Selling Features through Benefits

May 9, 2012 by  
Filed under Coaching, Copywriting, Sales Training

It’s the age-old conundrum. You have a business. It has some cool things about it – such as, it’s open 24-hours, has widgets in hundreds of colors or has the lowest prices – guaranteed. All these are great to know, but if that’s what you focus on in your business copy, the only sounds you’ll hear in your business will be crickets. No ringing phone, no email inbox dings. Nothing. If you focus on features, you won’t compel anyone to buy because no one buys on features. Remember – features tell, benefits sell.

That time worn phrase is likely repeated in every sales copywriting class. If you’re not able to help readers (I mean potential buyers) see the value of your product or service in what it can do for them, you’ll lose them after only a few sentences. Here’s something else to keep in mind:

People don’t want a ¼” drill; they want a ¼” hole.” ~ Theodore Levitt

But distinguishing features from benefits often instills angst and consternation because the differences may not be obvious. And it’s not just the newbie copywriters who get it wrong. Even seasoned marketers confuse features and benefits. Honestly, I think they might get a little bit lazy in their thinking. Writing about features is so much easier, after all.

If writing about features is easy, then thinking them up should be downright simplistic. Listing features is a great place to start because it gets your mind thinking about your product or service, and you will do a little magic with those features to *poof!* turn them into benefits.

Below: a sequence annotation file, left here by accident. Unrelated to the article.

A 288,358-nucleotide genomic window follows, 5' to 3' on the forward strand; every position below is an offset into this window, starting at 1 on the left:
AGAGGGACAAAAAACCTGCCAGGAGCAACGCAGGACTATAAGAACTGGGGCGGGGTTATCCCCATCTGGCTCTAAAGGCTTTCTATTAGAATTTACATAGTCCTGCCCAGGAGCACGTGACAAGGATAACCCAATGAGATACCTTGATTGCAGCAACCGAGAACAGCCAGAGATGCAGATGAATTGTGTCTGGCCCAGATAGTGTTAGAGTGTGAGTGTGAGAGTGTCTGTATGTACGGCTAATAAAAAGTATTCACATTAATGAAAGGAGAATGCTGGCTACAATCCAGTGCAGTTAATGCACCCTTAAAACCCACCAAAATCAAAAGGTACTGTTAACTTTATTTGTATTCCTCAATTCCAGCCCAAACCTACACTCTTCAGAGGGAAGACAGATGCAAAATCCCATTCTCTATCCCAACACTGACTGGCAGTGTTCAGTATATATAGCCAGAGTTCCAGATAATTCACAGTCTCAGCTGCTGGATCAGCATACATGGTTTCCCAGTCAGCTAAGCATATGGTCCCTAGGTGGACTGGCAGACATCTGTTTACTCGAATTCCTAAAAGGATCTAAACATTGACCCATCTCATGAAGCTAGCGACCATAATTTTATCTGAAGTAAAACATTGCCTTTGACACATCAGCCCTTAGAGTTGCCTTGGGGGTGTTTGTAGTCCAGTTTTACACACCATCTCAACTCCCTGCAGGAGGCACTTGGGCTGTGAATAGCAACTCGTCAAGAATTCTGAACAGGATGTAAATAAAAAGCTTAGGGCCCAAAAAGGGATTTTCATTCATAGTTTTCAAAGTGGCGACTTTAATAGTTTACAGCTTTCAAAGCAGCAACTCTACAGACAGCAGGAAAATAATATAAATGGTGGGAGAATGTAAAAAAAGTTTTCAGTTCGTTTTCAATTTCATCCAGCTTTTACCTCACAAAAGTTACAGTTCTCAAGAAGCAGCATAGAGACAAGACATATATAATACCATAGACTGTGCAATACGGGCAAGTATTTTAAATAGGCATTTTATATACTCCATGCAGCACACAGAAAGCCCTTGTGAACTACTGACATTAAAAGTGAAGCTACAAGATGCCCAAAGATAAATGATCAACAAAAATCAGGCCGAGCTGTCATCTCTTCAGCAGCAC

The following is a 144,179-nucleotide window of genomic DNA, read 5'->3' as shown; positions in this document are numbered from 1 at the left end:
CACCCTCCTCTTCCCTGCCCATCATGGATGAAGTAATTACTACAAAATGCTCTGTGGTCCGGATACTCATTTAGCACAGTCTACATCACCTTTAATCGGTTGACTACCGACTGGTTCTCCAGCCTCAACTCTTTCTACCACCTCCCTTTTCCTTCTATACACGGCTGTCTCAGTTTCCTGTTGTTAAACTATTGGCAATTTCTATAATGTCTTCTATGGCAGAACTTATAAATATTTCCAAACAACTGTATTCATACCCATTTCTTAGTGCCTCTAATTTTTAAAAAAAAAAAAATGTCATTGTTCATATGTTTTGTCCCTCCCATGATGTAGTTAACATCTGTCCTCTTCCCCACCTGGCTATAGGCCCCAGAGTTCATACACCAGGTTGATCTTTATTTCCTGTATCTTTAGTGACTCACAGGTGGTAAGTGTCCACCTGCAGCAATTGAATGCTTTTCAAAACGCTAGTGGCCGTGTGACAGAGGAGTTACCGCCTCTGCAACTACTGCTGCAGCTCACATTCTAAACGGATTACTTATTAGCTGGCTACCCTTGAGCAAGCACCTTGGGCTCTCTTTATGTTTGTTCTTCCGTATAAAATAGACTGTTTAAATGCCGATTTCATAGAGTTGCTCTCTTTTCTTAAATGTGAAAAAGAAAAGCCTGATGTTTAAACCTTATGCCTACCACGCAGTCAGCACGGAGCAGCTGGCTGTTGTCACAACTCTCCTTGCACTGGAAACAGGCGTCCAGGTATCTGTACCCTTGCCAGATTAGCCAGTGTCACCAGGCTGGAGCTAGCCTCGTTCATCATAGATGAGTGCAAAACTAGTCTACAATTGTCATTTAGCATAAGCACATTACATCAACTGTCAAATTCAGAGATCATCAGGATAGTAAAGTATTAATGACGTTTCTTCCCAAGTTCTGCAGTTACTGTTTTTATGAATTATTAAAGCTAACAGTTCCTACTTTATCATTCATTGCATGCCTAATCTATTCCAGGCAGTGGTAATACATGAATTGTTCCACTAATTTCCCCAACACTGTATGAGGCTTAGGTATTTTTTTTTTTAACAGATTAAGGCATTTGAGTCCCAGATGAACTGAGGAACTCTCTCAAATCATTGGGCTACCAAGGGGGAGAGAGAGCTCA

How? By adding these two words after a feature statement – “which means…” leads you to the benefit statement. Let’s look at an example.

Product: Weight loss shakes

Feature Benefit
Comes in 3 delicious flavors which means… you don’t have to endure a yucky-tasting drink
Mixes with milk or water which means… you can adjust the product to fit your lifestyle
Replaces one meal per day which means… it’s not intrusive to use and is easy

It seems simple, right? The key to discovering why your customers and clients really buy from you is in how you utilize the “which means” as you filter through your features. It’s not enough to do it once as shown above. By repeating “which means” after each response, you’ll begin to drill down to the real reasons people use your product or service.

Take the first statement again: Comes in 3 delicious flavors which means you don’t have to endure a yucky-tasting drink which means you’ll be more likely to stick with the plan which means you’ll lose weight more quickly which means you’ll feel better sooner which means you’ll get healthier faster. Ergo – Comes in 3 delicious flavors which means you’ll get healthier faster.

By meeting customers in their space of need/want/desire versus telling them all the features that may or may not be important to them, you’ll reach not only their ears and hearts, but their pocketbooks as well…which means you’ll enjoy a larger payday and a bigger customer base.


© 2012 Sarah Wood

 About the Author: 
Sarah Jo Wood is founder of Evolving Advisors Inc., author of ‘How to turn a No or a Maybe into a Yes!” , and producer of “Magnetic Phrases.” Her forte is in copy enhancment, a gift allowing her to enhance already written copy thereby keeping the owner’s original voice, while magnetizing and making the copy sizzle with persuasion at a fraction of the cost of a copywriter. She can be found at

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